SailGP Bermuda Update 3 | Saturday May 14: Jimmy Spithill speaks ahead of Bermuda Season 3 showdown
We sat down with United States SailGP skipper Jimmy Spithill in Bermuda for an exclusive insight into his thinking and expectations ahead of this weekend’s much anticipated Season 3 opening event.
SGP INSIDER: How important is it going to be for all the teams to deliver a strong performance at this first event in Bermuda? Will first blood advantage be an important factor as we start this season?
JIMMY SPITHILL: Maybe, but if you look at last season us and Japan were in dead last after event one here and then we went through to effectively qualify for the final with an event to spare.
But the goal, without a doubt, is to put our best foot forward and try and post a good result. A podium result straight off the bat, that's definitely our hope and what we're shooting for.
You'd hope we can only improve from the last Bermuda event. But the fact is that there are more boats, the level's higher, and also there is more chance of situations out there.
SGP INSIDER: There has been a tightening of the penalty rules for Season 3 with the aim of minimising damage to the boats and injuries to the sailors. Collisions basically attract double penalty points from last season. What impact does that have on your strategy?
JIMMY SPITHILL: Essentially if there's contact or damage you'll get a significant amount of season points taken away and it sort of goes up in severity afterwards. Overall it's much harsher – I think it's double. Even if there's no contact in a close incident you can still lose points.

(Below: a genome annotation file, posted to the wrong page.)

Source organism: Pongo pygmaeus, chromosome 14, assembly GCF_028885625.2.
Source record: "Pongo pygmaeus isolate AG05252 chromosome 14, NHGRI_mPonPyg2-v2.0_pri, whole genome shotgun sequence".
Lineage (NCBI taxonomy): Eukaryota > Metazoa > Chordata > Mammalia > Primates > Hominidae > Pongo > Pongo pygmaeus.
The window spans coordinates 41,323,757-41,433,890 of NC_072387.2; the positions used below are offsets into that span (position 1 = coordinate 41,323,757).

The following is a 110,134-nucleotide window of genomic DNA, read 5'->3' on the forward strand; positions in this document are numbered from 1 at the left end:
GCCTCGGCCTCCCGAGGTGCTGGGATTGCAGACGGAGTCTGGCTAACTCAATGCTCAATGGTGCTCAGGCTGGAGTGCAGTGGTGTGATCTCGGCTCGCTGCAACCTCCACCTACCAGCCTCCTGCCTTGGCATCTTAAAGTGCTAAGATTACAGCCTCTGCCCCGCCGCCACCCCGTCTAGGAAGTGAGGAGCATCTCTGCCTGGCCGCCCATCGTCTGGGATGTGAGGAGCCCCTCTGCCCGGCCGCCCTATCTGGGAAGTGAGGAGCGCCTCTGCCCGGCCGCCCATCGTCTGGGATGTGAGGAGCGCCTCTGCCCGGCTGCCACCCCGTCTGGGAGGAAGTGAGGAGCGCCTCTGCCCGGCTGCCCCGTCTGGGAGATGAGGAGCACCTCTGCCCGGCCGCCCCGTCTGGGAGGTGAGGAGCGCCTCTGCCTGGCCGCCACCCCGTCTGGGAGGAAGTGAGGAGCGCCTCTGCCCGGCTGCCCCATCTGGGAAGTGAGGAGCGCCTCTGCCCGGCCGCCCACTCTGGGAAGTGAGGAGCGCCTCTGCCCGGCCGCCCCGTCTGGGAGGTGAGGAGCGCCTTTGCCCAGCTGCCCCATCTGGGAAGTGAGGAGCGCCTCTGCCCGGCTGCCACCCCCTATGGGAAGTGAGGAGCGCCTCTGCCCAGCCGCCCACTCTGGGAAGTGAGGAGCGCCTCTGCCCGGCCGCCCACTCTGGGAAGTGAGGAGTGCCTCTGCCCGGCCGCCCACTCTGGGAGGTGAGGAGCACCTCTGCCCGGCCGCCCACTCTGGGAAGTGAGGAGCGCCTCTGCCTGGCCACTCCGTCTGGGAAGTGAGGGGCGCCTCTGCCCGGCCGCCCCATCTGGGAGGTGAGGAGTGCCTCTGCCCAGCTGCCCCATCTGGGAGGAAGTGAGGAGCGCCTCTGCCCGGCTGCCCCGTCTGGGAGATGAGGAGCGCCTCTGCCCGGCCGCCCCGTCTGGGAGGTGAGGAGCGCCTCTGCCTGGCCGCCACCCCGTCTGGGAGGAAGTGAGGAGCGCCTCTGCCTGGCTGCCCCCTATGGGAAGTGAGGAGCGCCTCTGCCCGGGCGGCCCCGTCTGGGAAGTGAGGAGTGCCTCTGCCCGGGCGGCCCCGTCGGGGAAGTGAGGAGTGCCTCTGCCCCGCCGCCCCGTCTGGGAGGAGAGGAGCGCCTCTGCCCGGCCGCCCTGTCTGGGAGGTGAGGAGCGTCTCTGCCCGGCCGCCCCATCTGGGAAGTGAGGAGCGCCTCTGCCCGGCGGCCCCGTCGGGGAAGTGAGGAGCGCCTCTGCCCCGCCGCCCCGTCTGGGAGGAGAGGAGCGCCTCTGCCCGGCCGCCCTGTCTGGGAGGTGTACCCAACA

If that happened in, let's say, two events, I'd say the season's over. It’s pretty harsh, but they have done it because there are no spares anymore. So you have to be really quite careful on that side.
SGP INSIDER: There were a lot of collisions in San Francisco has there been a lot of discussion about how to keep the sailors safe?
The safety side is something that's definitely been discussed a lot – making sure we're not damaging boats or, more importantly, damaging people. That's a constantly ongoing discussion between the teams and the organising authority.
As an example we are testing today an avoidance alarm system to help warn the crews when the boats are coming together if they haven't seen it. Plus SailGP Technologies have been working on strengthening certain parts of the boats.
It feels to me that we're sort of going through what the auto and F1 community and all those guys go through on a regular basis.
Of course, the number one priority is keeping everyone safe and healthy, number two is keeping the boats racing. There's nothing worse than seeing the boat sitting out a race because of damage or something that's happened.
SailGP is competitive and it's fast. So there’s always going to be that risk – nothing's risk-free, especially at this level – but you definitely want to learn lessons from the last two seasons in this area.
SGP INSIDER: How will the racing change with more boats on the start line?
JIMMY SPITHILL: I think they're talking about increasing the start line length to try and minimize incidents. But either way it is going to be pretty incredible to see nine of these F50s heading off in close formation.
In some conditions that first reach is going to feel pretty quick! I'd say the first turning mark and the first gate especially, you will notice the amount of traffic, and just trying to get a clear lane will be really quite difficult if you're caught up in the pack.
SGP INSIDER: Rome Kirby has stepped out as flight controller for this event to be replaced by a newcomer, Hans Henken. We remember Rome nursing his shoulder after a crash in training before San Francisco. Is that what has put him out?
JIMMY SPITHILL: We had a big nose dive in San Francisco and Rome hurt his shoulder – and his nose actually – pretty significantly.
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